Scuf Impact review: A pro PS4 controller that's great for (most) PC gaming

Scuf Impact
Scuf Impact

When you talk about 'pro' controllers, Scuf has been around longer than most. Their engineers have been making custom, professional controllers for many years, stretching back to the days of the Xbox 360 and PS3.

Scuf has a partnership with Microsoft to offer custom options for the superb Elite controller, but the company's latest and greatest is the Impact. Technically, it's a PS4 controller, but it's also sold as being great for playing PC games, too.

But is it? And is it worth buying over an Xbox One controller to use with your PC titles?

More: The best PC gaming controllers

Hardware and design

Scuf Impact

Obviously, being a PS4 console controller the design somewhat mimics the Sony DualShock 4. It's not a carbon copy, though, as Scuf's Infinity4PS is, this one is their own variation on the design and it's all the better for it.

If you're not a fan of having both thumbsticks in the middle, then this won't change your opinion. But compared to Sony's controller, the Impact is a little taller, a little wider and has a redesigned grip. We're talking marginal in every case, but the sum of the parts is a controller that feels much better to hold in the hand than any regular DualShock 4 based option.

Around the back, you'll find four paddles, and these are removable. So you can have anywhere between one and four or none at all. The headset jack is a little easier to access since technically it's now on the front of the controller. Up top, Scuf has adjustable hairline triggers with trigger stops to get that perfect feeling for you.

Scuf Impactg

The adjustable triggers are one key difference to an Xbox Elite Controller. Microsoft gives you trigger stops, but that's it. The Scuf Impact allows you to fine tune how the triggers feel, so as to get it just right. It should also be said that this same system can be applied to Scuf Xbox controllers if you wish.

When it comes to the visual design, it's over to you. Scuf has a ridiculous amount of options to customize to make your controller look and feel perfect for you. Change the color of all the buttons, the thumbsticks, the rings around the thumbsticks, the shell, make it look how you want. The Impact I have here also has Scuf's optional "military grade" grip which is amazing. It's odd to look at, but it's just soft enough and makes a big difference to the overall feel of the controller.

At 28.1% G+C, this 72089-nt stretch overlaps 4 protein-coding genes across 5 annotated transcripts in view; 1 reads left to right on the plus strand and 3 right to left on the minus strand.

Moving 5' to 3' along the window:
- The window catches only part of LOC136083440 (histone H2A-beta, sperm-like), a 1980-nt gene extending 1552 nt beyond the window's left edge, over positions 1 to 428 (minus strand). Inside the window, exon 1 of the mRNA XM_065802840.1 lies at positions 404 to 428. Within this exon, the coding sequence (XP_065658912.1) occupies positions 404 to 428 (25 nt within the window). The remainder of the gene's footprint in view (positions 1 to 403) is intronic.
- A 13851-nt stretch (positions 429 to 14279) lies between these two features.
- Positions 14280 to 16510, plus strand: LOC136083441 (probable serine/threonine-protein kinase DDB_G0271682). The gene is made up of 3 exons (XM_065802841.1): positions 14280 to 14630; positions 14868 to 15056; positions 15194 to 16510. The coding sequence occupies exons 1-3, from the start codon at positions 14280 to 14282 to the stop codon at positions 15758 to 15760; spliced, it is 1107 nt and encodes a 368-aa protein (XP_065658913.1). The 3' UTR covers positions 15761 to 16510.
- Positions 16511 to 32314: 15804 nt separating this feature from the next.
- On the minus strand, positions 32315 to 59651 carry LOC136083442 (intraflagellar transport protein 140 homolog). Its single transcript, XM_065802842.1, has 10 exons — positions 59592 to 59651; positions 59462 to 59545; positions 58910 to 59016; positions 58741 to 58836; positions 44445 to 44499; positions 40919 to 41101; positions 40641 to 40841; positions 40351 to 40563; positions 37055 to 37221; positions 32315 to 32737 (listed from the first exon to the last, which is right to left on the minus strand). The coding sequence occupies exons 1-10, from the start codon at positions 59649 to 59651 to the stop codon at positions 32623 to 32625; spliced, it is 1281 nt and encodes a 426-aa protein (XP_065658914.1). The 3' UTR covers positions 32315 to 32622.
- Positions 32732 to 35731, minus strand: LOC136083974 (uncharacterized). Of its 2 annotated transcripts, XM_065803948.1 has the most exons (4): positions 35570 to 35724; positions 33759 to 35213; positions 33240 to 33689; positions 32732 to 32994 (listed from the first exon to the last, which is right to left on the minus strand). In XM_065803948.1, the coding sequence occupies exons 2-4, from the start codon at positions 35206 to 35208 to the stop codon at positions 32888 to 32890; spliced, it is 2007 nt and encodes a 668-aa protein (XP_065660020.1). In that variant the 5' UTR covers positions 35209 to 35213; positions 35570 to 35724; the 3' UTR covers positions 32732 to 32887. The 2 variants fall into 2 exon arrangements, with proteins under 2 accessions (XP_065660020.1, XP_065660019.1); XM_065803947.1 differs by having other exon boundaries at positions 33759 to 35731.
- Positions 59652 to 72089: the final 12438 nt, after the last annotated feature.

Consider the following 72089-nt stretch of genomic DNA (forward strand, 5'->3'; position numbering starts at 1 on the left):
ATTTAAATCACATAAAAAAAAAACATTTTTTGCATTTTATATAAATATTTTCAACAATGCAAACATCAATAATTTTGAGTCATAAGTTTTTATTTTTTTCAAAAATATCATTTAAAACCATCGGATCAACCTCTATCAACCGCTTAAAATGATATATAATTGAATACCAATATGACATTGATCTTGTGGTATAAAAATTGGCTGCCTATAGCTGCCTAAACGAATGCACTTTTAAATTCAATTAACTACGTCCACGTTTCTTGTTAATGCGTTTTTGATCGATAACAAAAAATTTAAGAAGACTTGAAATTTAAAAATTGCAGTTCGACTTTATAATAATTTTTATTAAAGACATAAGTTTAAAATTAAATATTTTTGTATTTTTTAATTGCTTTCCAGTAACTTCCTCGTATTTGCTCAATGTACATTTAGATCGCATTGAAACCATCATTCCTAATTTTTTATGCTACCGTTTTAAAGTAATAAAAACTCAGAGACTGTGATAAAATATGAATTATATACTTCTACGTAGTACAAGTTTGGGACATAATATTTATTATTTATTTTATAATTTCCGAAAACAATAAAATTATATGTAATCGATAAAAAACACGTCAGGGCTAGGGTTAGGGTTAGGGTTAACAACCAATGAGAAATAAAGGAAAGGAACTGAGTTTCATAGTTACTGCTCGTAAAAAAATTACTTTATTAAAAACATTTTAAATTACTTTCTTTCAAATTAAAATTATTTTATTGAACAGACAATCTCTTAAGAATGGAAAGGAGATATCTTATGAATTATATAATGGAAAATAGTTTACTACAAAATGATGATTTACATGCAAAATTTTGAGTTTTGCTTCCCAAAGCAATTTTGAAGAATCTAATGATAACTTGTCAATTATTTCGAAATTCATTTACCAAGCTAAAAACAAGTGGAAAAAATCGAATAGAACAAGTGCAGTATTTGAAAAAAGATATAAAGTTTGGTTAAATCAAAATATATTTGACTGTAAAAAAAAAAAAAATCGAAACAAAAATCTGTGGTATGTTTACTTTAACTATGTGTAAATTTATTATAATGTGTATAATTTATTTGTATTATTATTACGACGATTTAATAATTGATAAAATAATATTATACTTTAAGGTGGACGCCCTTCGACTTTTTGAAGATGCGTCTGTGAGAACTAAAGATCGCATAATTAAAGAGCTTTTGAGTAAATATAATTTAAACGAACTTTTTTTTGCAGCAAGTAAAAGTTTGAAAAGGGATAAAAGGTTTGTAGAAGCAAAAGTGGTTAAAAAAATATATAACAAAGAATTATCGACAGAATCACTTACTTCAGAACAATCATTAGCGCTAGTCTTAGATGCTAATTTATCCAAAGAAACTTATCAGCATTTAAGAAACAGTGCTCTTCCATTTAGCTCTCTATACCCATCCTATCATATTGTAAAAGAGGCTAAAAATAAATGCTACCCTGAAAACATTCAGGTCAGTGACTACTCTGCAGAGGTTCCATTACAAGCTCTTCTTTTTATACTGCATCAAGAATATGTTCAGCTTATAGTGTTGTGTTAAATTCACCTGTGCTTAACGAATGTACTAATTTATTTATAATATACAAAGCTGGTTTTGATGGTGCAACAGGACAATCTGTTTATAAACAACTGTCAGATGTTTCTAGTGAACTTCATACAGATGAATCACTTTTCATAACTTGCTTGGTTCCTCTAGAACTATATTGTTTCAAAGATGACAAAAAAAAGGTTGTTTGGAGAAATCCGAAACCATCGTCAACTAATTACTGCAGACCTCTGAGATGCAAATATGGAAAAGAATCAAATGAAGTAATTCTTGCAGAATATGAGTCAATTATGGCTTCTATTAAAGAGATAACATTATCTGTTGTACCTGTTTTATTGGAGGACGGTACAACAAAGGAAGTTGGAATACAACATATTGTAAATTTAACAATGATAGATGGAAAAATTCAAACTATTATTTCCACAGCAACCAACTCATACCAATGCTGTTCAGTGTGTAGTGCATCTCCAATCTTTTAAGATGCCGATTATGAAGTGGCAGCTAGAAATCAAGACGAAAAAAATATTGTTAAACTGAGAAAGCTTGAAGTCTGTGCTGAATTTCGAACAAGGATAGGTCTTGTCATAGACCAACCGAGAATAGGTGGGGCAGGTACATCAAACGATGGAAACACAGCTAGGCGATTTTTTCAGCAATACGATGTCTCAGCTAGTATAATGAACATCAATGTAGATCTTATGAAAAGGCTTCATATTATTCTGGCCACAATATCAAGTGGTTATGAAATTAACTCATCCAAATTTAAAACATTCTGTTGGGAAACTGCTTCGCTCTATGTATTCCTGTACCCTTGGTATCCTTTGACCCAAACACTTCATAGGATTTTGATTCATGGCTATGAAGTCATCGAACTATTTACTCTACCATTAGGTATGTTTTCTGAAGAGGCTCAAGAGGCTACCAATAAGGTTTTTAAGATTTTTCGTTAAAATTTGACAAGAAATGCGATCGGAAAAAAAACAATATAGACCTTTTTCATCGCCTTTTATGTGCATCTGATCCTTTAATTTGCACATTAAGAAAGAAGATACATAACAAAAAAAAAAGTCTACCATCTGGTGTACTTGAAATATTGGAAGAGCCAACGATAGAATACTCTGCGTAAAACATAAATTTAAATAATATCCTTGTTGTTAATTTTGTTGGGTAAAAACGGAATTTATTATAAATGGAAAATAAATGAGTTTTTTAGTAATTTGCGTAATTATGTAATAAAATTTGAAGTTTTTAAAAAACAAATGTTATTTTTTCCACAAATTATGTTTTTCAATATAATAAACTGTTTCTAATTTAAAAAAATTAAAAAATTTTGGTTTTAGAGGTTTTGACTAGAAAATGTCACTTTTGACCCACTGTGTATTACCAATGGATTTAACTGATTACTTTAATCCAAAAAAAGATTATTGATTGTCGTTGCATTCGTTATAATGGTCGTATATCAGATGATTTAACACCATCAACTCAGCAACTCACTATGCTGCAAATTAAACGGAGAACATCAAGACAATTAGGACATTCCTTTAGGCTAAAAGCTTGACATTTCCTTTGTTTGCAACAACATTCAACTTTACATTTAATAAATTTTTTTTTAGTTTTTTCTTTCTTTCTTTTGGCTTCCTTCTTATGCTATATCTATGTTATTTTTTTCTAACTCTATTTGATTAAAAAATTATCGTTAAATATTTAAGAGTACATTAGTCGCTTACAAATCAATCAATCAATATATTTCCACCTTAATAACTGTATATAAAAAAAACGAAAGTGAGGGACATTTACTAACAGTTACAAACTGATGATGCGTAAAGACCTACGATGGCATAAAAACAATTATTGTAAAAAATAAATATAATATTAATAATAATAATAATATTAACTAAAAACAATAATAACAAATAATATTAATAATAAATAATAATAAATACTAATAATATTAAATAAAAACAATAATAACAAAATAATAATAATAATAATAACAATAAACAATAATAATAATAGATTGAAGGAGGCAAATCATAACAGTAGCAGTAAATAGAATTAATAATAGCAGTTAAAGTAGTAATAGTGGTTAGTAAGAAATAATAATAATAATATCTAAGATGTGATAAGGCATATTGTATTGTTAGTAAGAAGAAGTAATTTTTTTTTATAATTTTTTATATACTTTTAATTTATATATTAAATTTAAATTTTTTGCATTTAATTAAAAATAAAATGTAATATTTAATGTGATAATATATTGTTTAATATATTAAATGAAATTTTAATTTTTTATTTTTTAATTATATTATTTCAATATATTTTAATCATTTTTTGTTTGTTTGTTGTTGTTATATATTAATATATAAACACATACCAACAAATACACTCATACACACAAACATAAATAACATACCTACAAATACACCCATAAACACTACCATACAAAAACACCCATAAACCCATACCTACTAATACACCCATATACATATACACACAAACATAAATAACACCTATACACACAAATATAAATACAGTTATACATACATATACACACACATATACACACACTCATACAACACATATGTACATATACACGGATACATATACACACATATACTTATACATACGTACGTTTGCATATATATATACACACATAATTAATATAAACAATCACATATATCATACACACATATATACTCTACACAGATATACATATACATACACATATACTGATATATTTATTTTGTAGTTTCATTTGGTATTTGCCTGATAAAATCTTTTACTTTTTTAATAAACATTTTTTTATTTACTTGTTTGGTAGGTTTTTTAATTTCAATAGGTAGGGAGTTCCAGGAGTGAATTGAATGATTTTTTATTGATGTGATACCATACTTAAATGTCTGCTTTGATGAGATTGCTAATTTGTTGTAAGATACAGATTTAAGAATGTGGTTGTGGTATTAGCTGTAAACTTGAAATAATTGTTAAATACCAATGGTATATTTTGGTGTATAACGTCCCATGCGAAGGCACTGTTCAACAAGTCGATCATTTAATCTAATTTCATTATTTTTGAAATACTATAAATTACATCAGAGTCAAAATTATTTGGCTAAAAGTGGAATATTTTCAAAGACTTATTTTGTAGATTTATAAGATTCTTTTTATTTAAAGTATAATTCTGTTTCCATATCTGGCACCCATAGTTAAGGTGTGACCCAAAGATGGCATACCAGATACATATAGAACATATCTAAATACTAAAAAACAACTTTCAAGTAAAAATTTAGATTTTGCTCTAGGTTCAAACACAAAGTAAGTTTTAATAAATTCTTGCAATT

How much you change and customize will have a direct impact on the price, too.

Performance in PC games

Scuf Impact

Using a DualShock 4 controller with the PC is nothing new and for the most part, there shouldn't be many compatibility issues. At least outside of the Windows Store anyway.

While Steam, for example, has support and configurations built in to support the PS4 controller, even opening Big Picture mode when one is connected, games like Forza Horizon 3 don't even recognize it's plugged in.

Playing games from my Steam library though, the Impact was tremendous. Not all games are suitable for a controller of course, but those that are, like Grid Autosport, work flawlessly. Steam will interpret the PS4 controller to mimic a Steam Controller, hence the support.

And because the paddles are merely mimicking other button presses, you can make full use of those, too.

The bottom line

The Scuf Impact is an outstanding controller, but it's not one you should ever buy for PC first. If you also have a PS4, then do it, it's easily the best PS4 controller around and it works great with PC games that aren't from the Windows Store.

But if you just want a good controller to play any PC game you should still get an Xbox One controller without question. We're only looking at the Scuf Impact from the side of PC gaming, and it's too expensive and not quite supported enough to warrant the price at $139.95. Only buy it if you're a PC/PS4 gamer.

If that is you, though, you're in for a real treat.

See at Scuf Gaming

Richard Devine
Managing Editor - Tech, Reviews

Richard Devine is a Managing Editor at Windows Central with over a decade of experience. A former Project Manager and long-term tech addict, he joined Mobile Nations in 2011 and has been found on Android Central and iMore as well as Windows Central. Currently, you'll find him steering the site's coverage of all manner of PC hardware and reviews. Find him on Mastodon at